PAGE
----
If the property is open to the public, as were these parking lots, then I think different rules should apply. If the employer can prohibit carrying items that are legal to carry in all other locations I think there may be some constitutional issues. For example, the employer could prohibit anyone coming on the property from carrying beer in his trunk, cigarettes, magazines, CDs, etc.

    Note that the state legislature in OK and KY have passed laws that prevent companies from having such rules.

    David
     
  6. Teacher's Pit

    Teacher's Pit Elite Refuge Member

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    David,
    I did not agree that public parking should, excluding schools and non-hunted parks, not allow legal law abiding gun owners to have pistols, rifles or shot guns in their vehicles.
    I agree that private corporations have the right to say who can park in their lots. What cannot be parked in their lots. And what personal possessions can be brought upon their property.
    I bet if you look a little further into it you will find that most policies of companies use the term "Weapons" and guns are just one part of their all inclusive list.
    It would not be prudent to allow weapons on company property were someone could become injured.
    An employee should have some assurances of a safe work environment. And that environment begins and ends at the property line.
    I have no problem with our company's "no weapons" policy. And I have yet to hear anyone else here complain.
     
  7. The Other David

    The Other David Elite Refuge Member

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    TP,

    My comments apply ONLY to property that is public access.

    BTW, there is no evidence that such a policy improves the safety of workers or anyone else.

    If the same logic were to apply, apparently stores could have the same restrictions on their parking lots.

    The courts will settle this, I suppose.

    David
     
  8. Teacher's Pit

    Teacher's Pit Elite Refuge Member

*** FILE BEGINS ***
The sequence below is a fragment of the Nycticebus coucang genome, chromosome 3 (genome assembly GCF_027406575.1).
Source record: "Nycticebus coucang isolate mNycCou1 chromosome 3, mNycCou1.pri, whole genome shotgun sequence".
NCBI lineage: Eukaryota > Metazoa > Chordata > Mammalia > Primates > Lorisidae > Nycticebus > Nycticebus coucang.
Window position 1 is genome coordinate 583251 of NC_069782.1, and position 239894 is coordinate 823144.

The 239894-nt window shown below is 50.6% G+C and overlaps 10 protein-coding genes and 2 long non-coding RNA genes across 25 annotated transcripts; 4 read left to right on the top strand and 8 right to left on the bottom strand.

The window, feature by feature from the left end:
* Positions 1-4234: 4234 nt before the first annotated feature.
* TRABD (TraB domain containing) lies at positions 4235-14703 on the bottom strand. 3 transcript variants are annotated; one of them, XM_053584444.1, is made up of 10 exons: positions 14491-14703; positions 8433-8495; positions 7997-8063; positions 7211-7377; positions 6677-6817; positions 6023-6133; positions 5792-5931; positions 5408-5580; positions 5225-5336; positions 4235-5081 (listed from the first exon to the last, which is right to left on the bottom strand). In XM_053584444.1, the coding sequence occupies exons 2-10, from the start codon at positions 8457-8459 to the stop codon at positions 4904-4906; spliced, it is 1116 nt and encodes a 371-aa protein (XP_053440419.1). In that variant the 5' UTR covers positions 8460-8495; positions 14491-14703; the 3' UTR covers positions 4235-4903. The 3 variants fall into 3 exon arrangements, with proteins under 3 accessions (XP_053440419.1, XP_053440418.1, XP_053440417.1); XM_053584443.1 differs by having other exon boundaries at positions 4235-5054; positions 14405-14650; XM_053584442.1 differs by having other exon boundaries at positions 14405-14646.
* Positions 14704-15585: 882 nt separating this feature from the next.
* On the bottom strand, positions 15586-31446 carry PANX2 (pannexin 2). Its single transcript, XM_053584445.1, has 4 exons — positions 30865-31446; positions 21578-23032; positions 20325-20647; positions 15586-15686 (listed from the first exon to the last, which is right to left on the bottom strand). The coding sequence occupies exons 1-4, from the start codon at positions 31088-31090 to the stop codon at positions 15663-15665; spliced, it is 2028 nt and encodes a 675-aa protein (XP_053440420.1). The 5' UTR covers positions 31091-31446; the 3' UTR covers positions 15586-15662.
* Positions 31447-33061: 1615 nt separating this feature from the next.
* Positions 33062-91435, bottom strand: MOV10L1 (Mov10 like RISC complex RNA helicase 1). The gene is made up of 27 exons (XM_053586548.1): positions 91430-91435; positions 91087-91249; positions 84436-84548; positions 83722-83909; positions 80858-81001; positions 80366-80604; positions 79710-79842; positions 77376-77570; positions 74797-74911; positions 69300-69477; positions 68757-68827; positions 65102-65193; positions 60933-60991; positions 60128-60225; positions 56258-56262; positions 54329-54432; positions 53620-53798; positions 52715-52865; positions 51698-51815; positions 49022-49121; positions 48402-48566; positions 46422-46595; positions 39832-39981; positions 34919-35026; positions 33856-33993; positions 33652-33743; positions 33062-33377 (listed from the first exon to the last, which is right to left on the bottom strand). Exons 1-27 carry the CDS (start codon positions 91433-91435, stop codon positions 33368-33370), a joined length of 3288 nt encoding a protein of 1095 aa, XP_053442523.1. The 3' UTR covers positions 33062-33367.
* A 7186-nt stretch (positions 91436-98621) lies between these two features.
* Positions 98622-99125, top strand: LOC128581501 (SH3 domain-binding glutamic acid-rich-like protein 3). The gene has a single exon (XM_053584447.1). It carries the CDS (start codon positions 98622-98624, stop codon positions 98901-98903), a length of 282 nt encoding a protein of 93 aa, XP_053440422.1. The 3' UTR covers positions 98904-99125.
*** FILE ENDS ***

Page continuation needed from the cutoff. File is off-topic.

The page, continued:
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    David,
    I believe that it or has been argued that a patron should have some reasonable assurance of a safe environment before and when they enter a store.

    Most Shopping Malls have an active Security patrolling.
    I know that if one purchases a gun from Wal-Mart that a representative of Wal-Mart will carry the gun outside the store and then give it to the purchaser. I would call that a reasonable assurance of safety.
    Now I am not simple minded enough to believe that the patron could not load the weapon and go back in and light the store up.

    Can you imagine the legal consequences of no weapons policy to a Corporation that had several employees injured or killed by another employee?

    With a policy in place the courts will see this as a wise and prudent act. Without, $$$$$$$$$

    It makes me feel safer knowing that employees know that they will be dismissed if they bring a firearm onto company property.
     
  9. Richard C

    Richard C Elite Refuge Member

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    Nra is off their rocker on this one!
     
  10. 'tween_fly_ways

    'tween_fly_ways Moderator Moderator

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    Tough one--private property rights vs. second ammendment, but that's only on the surface.

    I would say private property rights trump. Whether the public has "access" or no, the parking lot is still the company's property (if I read the story right).

    I disagree with the company's whole premise, however, and would support a boycott as a legitimate counter to their actions. Anyone looking to actually use a gun at a business isn't going to be one bit concerned about any policy. :rolleyes: (and any lawyer isn't going to allow company policy to limit his client's take)

    As to the employees, well, it's up to them. They can accept it as a tradeoff for their job (which they may love) or they can look elsewhere.

    We are slowly being "scared" into individual padded rooms. :nutz